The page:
Peter Singer has written a piece in which he argues that your freedom of religion has not been violated unless the state enacts a law that effectively prohibits you from doing something which is required by your religion. Thus, if it bans killing animals for meat in a certain way prescribed by your religion, that is not actually a violation of your freedom of religion unless your religion makes eating of meat compulsory. If it doesn’t do that, you can comply with the law by not eating meat all!
This is especially neat if you have reasons for thinking that people shouldn’t be (say) eating meat in any event. If some people are driven to give up eating meat in order to comply, you might think that a good collateral outcome, or side benefit, from a law requiring that animals be killed only in a certain way.
To be fair to Singer, though, another example that he gives is public transport – something that he doubtless approves of. If public transport is regulated in a certain way, e.g. to ensure that there is no gender separation, this might mean that certain people cannot comply with both the law and the rules of their (perhaps misogynist) religion. However, Singer suggests, they can’t complain that their religious freedom is being violated unless their religion makes it compulsory for them to use public transport. If it doesn’t, they can comply with the law simply by not using public transport.
Unfortunately, this analysis won’t work. I discuss such an approach in Freedom of Religion and the Secular State, where I conclude that it is not convincing. There’s much to say about this, but perhaps we don’t need to get too deeply into it in this post.
What if your government banned the singing of Christmas carols tomorrow (I owe this example to Graham Oppy, I think)? I doubt that any form of Christianity requires the singing of Christmas carols. So does that mean that Christians (or at least those for whom singing Christmas carols is a valued practice) have not had their freedom of religion impinged on? Surely it doesn’t mean that. We’d still worry that this law was motivated by some sort of animus against religion – specifically against Christianity – and we’d still want to know why the state has any role in enacting laws on that sort of ground.
I think that Singer’s argument is, in some ways, too harsh and in some ways not harsh enough. It is not harsh enough if a law bans some practice that actually is required by a religion, provided that the negative effect on the religion is not the purpose of the law, and is merely the result of a general law enacted on some kind of secular ground that is neutral about the truth and false and falsity of various religions – essentially, a law that would have been enacted whether this religion existed or not.
Thus, imagine that some religion actually requires human sacrifice. Nonetheless, the ordinary law of murder does not breach the freedom of religion of its adherents. The law would have existed whether this religion did or not, and it is not aimed at suppressing the religion or persecuting its followers. It has the obvious secular purpose of protecting people from harm. I submit that the practitioners of the religion cannot claim that they are being persecuted, or anything of the kind.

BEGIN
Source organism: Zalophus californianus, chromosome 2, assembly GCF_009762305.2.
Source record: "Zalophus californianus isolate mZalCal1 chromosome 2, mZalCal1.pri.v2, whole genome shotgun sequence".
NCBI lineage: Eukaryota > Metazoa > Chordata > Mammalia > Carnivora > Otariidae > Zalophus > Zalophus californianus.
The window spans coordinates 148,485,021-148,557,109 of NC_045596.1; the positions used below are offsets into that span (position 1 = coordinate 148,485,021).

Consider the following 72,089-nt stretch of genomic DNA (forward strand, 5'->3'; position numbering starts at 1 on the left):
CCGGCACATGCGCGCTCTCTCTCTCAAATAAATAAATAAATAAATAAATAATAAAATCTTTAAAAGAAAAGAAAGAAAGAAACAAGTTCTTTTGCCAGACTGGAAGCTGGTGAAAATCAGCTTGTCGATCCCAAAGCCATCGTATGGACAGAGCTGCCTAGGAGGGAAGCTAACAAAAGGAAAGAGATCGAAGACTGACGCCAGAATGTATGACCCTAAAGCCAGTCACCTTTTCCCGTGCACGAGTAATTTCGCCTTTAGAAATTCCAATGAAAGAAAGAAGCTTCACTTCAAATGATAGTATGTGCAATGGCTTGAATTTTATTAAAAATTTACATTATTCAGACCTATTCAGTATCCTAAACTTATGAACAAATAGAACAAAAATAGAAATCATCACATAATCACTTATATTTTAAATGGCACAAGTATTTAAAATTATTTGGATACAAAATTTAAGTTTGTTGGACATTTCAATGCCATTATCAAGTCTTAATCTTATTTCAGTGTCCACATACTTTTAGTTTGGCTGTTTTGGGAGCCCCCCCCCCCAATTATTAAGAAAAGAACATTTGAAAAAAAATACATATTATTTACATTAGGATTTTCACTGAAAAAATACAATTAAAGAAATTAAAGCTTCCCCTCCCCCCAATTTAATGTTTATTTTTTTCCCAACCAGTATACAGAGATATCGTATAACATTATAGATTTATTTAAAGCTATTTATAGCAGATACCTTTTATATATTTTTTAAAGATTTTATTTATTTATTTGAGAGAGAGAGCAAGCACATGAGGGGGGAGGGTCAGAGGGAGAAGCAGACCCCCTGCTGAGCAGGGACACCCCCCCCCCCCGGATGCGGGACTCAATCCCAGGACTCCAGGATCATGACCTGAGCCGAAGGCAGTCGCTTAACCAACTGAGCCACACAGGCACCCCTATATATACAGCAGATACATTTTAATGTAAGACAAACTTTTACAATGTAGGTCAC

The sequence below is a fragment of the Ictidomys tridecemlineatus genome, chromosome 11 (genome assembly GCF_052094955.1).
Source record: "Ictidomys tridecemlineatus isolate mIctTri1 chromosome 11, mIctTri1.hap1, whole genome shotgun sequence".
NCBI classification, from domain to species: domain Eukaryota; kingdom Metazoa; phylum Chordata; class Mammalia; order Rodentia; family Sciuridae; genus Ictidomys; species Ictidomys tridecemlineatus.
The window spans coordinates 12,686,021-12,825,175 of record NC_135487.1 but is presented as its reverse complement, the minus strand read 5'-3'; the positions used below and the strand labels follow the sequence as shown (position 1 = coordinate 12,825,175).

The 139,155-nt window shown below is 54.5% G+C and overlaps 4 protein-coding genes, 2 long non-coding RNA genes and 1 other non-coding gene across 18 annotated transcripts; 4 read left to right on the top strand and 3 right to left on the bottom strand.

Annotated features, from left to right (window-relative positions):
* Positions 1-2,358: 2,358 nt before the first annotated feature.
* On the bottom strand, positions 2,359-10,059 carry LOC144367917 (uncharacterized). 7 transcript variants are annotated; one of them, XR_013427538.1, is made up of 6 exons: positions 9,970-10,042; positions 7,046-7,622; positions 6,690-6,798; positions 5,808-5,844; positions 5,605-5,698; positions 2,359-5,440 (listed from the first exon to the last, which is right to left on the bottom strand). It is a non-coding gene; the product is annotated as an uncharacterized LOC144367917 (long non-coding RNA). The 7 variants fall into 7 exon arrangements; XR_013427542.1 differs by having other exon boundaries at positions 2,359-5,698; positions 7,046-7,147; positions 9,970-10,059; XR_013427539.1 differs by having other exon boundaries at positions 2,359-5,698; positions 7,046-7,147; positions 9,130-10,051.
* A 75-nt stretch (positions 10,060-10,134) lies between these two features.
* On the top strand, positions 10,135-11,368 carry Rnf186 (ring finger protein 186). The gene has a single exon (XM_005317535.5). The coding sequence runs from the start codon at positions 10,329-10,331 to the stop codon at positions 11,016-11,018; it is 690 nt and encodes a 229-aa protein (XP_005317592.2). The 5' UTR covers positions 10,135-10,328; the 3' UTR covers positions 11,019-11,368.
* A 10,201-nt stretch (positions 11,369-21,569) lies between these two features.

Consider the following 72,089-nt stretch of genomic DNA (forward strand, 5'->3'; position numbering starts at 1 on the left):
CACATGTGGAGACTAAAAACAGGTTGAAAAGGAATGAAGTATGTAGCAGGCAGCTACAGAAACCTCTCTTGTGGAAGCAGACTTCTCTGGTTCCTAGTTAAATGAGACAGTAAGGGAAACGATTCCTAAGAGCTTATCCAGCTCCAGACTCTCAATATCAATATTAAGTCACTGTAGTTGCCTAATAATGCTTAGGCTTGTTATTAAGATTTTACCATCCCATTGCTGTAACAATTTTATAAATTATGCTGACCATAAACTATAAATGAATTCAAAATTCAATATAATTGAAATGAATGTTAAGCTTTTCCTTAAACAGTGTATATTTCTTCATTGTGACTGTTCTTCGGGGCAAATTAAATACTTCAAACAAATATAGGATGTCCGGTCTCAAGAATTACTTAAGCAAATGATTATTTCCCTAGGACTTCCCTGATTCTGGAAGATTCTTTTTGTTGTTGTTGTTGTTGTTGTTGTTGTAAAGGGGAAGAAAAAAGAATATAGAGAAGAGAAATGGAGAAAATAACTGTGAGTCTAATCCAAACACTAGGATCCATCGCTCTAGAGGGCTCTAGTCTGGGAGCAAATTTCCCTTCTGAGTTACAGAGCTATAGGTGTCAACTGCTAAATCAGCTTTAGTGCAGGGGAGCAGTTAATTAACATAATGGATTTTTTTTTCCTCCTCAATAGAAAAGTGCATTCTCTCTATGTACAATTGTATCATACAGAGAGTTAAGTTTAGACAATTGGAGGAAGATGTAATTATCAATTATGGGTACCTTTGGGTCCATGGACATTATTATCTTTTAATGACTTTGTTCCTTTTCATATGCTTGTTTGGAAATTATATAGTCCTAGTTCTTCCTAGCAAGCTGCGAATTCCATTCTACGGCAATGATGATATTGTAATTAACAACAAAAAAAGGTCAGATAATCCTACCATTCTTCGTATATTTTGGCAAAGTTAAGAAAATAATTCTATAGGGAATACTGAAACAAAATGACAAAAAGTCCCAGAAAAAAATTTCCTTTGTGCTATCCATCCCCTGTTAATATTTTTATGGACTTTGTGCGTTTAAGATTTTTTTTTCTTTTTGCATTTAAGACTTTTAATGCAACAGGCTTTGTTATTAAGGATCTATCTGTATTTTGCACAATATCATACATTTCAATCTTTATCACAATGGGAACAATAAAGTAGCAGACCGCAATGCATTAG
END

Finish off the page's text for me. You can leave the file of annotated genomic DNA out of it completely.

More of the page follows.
But what if a law bans certain practices that, although not compulsory, are highly valued in the traditions of the religion concerned? What if the law is not a neutral one of general application (like banning loud noises after 1 am) but one tailored to make life just that bit less convenient and enjoyable to adherents of the religion (again, imagine a ban on singing Christmas carols)? This looks like the state is overreaching – it is acting out of a sense of hostility toward a particular religion, not enacting a law that it would have enacted anyway whether the religion existed or not.
Thus the test relates to whether the religion is affected by a religiously-neutral, generally-applicable law (with some entirely worldly purpose, not a purpose such as deterring heresy). The test is not whether the banned practice is compulsory within the religion.
All that said, neutral, generally-applicable laws can turn out to be especially onerous for particular groups of people. This can happen for all sorts of reasons. One reason might be that a law has the practical effect of forbidding people from engaging in a religious practice of some kind.
On occasion, we might want to give exemptions from a law, and our reasons might take into account how important it is that this particular law obtains universal compliance. They might also take into account just how onerous the effect is on people who are especially affected. If we’re getting into this weighing exercise, it will, indeed, seem more important if the effect of the law is to ban something that is considered compulsory for, say, spiritual salvation than if it merely makes life less enjoyable and convenient. But even the latter can be given some weight, depending on the circumstances.
Note, though, that even if human sacrifice were considered compulsory by some group for spiritual salvation, we would not grant exemptions from the law relating to murder. The starting point is whether this is a neutral law of general application with a good secular purpose. If it is, it is not an attack on freedom of religion. It is only when we get to considering any exemptions from the law that we take into account just how much difficulty the law might create for certain groups, including religious groups.